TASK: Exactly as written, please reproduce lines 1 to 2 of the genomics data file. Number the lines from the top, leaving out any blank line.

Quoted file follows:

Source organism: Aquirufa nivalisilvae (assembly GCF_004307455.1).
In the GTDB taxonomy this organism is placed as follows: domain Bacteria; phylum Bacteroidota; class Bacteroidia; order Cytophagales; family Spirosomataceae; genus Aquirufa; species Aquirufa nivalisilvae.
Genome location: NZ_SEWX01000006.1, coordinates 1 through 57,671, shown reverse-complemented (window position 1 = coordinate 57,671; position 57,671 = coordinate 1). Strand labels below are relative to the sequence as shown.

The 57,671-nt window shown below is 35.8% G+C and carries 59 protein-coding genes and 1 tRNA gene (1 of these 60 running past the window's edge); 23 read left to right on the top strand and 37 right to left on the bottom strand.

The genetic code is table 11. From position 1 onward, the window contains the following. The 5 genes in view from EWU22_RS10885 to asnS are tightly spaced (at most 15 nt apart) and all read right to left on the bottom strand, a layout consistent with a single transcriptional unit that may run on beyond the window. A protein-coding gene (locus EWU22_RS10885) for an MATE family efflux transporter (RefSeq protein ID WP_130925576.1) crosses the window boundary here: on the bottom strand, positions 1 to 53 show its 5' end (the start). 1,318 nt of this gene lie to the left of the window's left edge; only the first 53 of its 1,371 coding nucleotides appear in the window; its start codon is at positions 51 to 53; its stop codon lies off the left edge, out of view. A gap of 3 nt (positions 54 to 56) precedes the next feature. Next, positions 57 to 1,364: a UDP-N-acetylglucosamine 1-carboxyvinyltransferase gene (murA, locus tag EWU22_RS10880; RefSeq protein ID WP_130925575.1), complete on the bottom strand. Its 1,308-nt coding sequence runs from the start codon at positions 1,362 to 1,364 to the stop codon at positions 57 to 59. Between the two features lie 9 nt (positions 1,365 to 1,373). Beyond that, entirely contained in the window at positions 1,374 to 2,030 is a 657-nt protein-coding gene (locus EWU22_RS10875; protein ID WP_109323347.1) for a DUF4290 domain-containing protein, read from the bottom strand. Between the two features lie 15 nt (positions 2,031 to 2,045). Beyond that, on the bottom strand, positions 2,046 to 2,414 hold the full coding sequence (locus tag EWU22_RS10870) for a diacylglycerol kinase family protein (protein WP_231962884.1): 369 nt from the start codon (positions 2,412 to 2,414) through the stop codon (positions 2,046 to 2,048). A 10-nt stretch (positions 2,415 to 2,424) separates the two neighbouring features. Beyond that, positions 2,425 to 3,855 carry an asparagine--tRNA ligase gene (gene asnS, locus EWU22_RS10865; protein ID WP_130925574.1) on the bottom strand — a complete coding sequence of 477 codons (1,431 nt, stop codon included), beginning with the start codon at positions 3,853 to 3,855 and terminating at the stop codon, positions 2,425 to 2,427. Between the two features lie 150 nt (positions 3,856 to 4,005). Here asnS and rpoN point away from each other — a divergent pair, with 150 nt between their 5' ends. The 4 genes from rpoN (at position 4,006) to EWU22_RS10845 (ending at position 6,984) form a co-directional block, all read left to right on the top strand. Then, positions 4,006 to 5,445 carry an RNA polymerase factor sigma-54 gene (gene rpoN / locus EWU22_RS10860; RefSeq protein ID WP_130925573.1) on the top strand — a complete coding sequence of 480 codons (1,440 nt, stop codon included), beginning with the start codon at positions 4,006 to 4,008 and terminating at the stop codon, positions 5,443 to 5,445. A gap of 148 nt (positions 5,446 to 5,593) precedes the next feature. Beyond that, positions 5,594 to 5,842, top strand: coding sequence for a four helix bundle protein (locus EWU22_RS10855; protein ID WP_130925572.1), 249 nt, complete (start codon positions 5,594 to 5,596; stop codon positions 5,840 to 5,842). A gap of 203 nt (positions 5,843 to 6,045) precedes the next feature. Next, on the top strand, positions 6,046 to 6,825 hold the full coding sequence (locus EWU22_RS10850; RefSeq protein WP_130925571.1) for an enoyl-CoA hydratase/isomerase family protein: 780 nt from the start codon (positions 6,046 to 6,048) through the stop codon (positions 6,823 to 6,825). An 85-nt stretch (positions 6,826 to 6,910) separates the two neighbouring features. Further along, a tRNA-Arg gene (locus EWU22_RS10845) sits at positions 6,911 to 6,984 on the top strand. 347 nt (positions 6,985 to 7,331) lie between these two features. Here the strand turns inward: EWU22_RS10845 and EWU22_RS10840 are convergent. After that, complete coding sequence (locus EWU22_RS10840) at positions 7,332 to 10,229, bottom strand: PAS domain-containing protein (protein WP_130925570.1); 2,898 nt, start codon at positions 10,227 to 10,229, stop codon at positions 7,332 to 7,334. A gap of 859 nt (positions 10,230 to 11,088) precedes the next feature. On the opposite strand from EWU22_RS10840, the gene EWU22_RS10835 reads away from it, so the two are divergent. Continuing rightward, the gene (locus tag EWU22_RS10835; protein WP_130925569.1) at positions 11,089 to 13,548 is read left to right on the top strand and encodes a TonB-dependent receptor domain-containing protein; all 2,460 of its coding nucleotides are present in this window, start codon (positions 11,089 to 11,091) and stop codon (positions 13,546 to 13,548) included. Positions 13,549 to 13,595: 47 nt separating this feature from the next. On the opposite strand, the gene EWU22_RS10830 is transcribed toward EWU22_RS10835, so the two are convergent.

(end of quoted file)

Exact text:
Source organism: Aquirufa nivalisilvae (assembly GCF_004307455.1).
In the GTDB taxonomy this organism is placed as follows: domain Bacteria; phylum Bacteroidota; class Bacteroidia; order Cytophagales; family Spirosomataceae; genus Aquirufa; species Aquirufa nivalisilvae.